With Jiu-Jitsu as a major part of his life, Raphael Barbosa has a long history of contributing to society with the sport. A black belt since 2007, graduated by his teacher Luís Cláudio, Raphael spent years teaching the sport in Thailand and the United States until his methodology was propagated in Dubai, United Arab Emirates.
A Jiu-Jitsu practitioner since he was 15 years old, he has always been devoted to studies and his black belt has arrived at the same rate as his undergraduate degree in Physical Education. Today, with five years of work at UFC Gym Middle East, the company that hired his services, Raphael recalls his first steps as a head coach and analyzes the technical level of Jiu-Jitsu overall.
“I remember I came here to start a project at the army’s military base and today I am a Jiu-Jitsu leader at UFC Gym. I am a true lover of the sport and I am always willing to pass on the best content to our students. I come from Rickson Gracie’s lineage; my teacher Luis is his black belt. Because of this, I never forget self-defense in my training. I believe competition is part of Jiu-Jitsu, but it has other parts to be presented and studied more and more. Our base comes from this Gracie lineage. Jiu-Jitsu here in the UAE will be a great power in a short time; the level is very high. Today we have more than 700 black belts developing the sport here,” says Raphael.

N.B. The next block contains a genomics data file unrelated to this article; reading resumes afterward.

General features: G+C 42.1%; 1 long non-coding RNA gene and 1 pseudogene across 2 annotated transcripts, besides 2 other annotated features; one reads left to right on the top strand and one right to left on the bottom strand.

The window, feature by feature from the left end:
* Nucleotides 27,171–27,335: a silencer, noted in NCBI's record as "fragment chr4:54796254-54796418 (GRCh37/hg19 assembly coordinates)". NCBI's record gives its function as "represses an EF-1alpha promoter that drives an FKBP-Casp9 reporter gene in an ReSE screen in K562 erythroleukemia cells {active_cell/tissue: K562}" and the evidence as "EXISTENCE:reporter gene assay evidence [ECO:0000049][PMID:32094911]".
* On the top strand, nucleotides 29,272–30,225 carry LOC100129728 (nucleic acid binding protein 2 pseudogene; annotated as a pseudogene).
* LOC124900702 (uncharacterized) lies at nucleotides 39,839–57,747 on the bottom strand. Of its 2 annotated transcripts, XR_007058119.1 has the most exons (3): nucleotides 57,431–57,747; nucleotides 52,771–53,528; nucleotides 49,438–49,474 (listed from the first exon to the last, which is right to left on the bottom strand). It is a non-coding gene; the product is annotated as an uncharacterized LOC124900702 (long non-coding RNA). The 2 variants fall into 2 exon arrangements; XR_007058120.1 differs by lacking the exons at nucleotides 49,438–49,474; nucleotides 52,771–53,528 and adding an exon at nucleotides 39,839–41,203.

At 38 and 12 as a Jiu-Jitsu black belt, he celebrates the fruits of his work in competition as well. Last weekend, for example, at Fujairah International Pro, Raphael took 22 athletes and returned with five gold medals, one silver and three bronze.
“My students showed a very good technical level and a willingness to win. I’m sure my coaching team and I are on the right track. It was so good to see everyone working hard, wanting to win. I can’t wait to see everyone at the next competition next Friday. We are going with 25 athletes this time,” says the teacher.
Raphael took the time to highlight the key benefits of Jiu-Jitsu, whether you are competitive or not.
“Our sport is beneficial to our lives. We can improve our self-esteem, build more confidence and especially cope under pressure. Jiu-Jitsu changes the life of every practitioner, be it man, woman or child,” he concludes.[embedded content] [Source: PR.]